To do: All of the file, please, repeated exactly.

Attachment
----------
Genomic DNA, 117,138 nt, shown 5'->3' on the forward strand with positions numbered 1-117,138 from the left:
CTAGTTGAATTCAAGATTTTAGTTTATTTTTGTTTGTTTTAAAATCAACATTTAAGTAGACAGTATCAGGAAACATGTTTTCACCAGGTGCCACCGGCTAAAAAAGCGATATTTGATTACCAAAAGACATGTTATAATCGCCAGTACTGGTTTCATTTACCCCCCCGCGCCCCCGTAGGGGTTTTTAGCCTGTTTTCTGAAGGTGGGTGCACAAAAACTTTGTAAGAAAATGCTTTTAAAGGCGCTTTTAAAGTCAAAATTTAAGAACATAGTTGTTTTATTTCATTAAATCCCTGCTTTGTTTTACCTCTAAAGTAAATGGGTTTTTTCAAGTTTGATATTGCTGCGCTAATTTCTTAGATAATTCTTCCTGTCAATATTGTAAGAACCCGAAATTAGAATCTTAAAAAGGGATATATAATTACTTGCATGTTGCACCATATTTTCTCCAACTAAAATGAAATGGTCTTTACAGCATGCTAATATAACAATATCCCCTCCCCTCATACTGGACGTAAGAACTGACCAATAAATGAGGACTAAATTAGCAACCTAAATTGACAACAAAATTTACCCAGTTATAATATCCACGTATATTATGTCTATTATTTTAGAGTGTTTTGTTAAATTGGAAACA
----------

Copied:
Genomic DNA, 117,138 nt, shown 5'->3' on the forward strand with positions numbered 1-117,138 from the left:
CTAGTTGAATTCAAGATTTTAGTTTATTTTTGTTTGTTTTAAAATCAACATTTAAGTAGACAGTATCAGGAAACATGTTTTCACCAGGTGCCACCGGCTAAAAAAGCGATATTTGATTACCAAAAGACATGTTATAATCGCCAGTACTGGTTTCATTTACCCCCCCGCGCCCCCGTAGGGGTTTTTAGCCTGTTTTCTGAAGGTGGGTGCACAAAAACTTTGTAAGAAAATGCTTTTAAAGGCGCTTTTAAAGTCAAAATTTAAGAACATAGTTGTTTTATTTCATTAAATCCCTGCTTTGTTTTACCTCTAAAGTAAATGGGTTTTTTCAAGTTTGATATTGCTGCGCTAATTTCTTAGATAATTCTTCCTGTCAATATTGTAAGAACCCGAAATTAGAATCTTAAAAAGGGATATATAATTACTTGCATGTTGCACCATATTTTCTCCAACTAAAATGAAATGGTCTTTACAGCATGCTAATATAACAATATCCCCTCCCCTCATACTGGACGTAAGAACTGACCAATAAATGAGGACTAAATTAGCAACCTAAATTGACAACAAAATTTACCCAGTTATAATATCCACGTATATTATGTCTATTATTTTAGAGTGTTTTGTTAAATTGGAAACA